To start with, please remember there is no hard and fast rules for infertility treatment. Often medical science fails to understand why couples with very severe form of infertility conceive sooner than those who are having all tests normal. That means, whatever treatment is offered, it’s very important to continue regular sexual intercourse, as the chance of natural pregnancy is usually there in almost all couples. Your doctor will present the facts to you, without pressurizing you on a particular option. After coming to know all pros and cons of different treatment options, you can take decision. Do not hurry. It’s quite natural that you might be in stress.
In general, after the initial tests, a few periods of natural trying is allowed. After that, ovulation induction (giving medicines to release eggs from the ovaries) is offered, failing which IUI and finally IVF is offered. What will be the preferred treatment for you, will depend on your age, duration of marriage, male and female factors and of course, your age. For example, a woman with both tubes blocked or a male with very low sperm count, IVF would be the first line of treatment.
What is insemination?
Insemination literally means putting semen in a particular place. Various forms of insemination exist in fertility treatment. First one is “Intravaginal Insemination (IVI)”, where the raw semen, collected by the husband can be put inside the vagina, taking precautions (to prevent infection) by the husband himself or by the wife. Rarely, it needs medical assistance from a doctor. It’s usually advised to couples having sexual disorders where full penetrative intercourse is not possible (erectile dysfunction of the husband or very painful intercourse experienced by the wife) or where ejaculation cannot happen during intercourse (a very unusual problem). Thus, the success rate of IVI is no better than natural intercourse (success rate 15% per cycle), for those couples who can manage successful intercourse.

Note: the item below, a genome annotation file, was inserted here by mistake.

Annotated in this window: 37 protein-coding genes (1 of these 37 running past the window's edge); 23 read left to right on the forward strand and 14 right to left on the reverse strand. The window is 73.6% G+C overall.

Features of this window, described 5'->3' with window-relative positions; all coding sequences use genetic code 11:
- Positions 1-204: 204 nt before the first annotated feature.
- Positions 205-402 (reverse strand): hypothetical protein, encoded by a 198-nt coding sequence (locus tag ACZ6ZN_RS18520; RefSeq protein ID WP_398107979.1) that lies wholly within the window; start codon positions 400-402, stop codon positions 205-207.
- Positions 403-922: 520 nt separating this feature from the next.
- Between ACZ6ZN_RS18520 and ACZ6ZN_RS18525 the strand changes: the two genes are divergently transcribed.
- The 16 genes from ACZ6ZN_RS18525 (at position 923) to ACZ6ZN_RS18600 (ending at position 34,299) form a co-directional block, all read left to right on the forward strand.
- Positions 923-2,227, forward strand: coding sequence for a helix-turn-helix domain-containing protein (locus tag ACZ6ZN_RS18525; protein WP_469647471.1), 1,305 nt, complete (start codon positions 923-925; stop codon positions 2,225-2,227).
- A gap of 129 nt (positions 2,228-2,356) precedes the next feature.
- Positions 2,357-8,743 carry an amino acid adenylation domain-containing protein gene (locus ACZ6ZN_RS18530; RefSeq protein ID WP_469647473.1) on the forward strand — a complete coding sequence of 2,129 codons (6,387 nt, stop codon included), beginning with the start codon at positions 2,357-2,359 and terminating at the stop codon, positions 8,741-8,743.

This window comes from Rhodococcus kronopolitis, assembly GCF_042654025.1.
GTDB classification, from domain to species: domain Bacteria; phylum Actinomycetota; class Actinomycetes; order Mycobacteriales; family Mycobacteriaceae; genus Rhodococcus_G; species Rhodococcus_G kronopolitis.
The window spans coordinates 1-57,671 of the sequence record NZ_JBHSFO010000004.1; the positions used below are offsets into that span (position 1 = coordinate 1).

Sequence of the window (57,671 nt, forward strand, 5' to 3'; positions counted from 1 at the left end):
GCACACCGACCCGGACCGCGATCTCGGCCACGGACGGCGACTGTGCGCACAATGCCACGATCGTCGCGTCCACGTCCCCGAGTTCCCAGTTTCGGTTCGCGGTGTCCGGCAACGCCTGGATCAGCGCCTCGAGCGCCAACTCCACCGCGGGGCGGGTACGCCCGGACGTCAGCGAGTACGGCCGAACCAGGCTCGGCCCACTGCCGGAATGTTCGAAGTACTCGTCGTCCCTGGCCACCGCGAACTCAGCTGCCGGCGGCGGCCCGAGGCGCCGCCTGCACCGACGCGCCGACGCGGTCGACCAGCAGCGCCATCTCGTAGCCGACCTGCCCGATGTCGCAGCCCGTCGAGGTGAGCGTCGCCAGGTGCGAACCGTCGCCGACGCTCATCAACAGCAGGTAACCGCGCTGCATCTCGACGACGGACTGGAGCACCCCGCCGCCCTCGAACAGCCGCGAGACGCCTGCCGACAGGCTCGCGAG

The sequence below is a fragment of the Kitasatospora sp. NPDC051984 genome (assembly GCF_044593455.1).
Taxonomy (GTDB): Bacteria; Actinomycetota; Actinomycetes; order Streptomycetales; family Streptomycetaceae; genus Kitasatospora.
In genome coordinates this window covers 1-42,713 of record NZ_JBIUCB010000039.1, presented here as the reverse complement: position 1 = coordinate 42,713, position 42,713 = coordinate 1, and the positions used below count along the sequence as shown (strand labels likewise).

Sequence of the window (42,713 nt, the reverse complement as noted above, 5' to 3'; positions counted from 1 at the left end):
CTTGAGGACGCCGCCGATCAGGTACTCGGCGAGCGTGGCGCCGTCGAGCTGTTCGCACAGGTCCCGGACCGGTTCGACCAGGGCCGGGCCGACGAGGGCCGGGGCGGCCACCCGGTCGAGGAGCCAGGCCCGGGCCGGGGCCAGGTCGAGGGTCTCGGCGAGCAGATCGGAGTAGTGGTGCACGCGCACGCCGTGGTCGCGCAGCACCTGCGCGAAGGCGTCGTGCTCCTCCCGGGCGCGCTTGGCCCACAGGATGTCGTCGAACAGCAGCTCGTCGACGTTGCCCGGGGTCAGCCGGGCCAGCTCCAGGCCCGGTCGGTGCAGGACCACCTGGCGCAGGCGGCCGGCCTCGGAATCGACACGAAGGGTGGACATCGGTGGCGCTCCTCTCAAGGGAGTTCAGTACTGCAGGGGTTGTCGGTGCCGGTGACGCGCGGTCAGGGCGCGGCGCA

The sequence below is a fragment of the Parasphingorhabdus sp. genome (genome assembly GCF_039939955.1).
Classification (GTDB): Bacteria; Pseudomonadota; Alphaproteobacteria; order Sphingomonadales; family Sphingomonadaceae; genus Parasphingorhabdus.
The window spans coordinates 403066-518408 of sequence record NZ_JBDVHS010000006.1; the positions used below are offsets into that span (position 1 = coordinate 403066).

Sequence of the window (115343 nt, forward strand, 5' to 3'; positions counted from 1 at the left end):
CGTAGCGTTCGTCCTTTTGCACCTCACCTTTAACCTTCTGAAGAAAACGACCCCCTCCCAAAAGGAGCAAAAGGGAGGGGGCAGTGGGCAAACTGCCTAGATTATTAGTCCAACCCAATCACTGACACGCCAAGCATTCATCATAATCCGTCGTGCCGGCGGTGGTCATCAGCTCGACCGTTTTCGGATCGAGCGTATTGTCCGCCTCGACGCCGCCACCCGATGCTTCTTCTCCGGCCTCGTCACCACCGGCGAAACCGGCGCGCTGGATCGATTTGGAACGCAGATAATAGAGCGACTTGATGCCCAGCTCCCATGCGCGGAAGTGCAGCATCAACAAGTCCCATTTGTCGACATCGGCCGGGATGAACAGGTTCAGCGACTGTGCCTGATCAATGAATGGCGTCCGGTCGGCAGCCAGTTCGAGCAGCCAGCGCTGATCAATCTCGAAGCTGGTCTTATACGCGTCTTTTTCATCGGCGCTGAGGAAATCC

“Intrauterine Insemination (IUI)” is the treatment where “prepared” semen is put inside the cavity of the uterus, near the Fallopian tubes. Thus, IUI bypasses some hurdles that can cause problems during natural intercourse. The vagina, cervix and the whole length of the uterus are bypassed, putting the sperms near the eggs. Thus it increases the success rate compared to natural intercourse or IVI.
However, to achieve pregnancy after IUI, the female partner must have open tubes, adequate number of eggs produced by ovaries, eggs must be released by the ovaries and sperms must meet the eggs. And, thus nature plays important role, as in natural intercourse.
Please note, we used the word “prepared” semen. In natural intercourse, as mentioned earlier, the dead sperms and bacteria cannot enter the uterus, because cervix prevents their entry. If they are put artificially by IUI inside the uterus, severe reaction can happen. So, after collection, the husband’s semen is processed in the laboratory to remove all those impurities and to select only the best number of healthy and movable sperms and it definitely increases success rates of IUI
When IUI is generally advised?
As you can understand, to perform IUI, there must be minimum number of sperms in the semen, the tubes must be opened, the ovaries must be releasing eggs. If these are present, IUI is usually advised
• Less than adequate number of sperm counts, morphology or motility
• Couples who cannot perform full penetrative intercourse but refuse or unable to conceive by IVI
• Unexplained infertility- although IVF is better than IUI, but considering the cost, many couples in our country opt for 2-3 cycles of IUI before IVF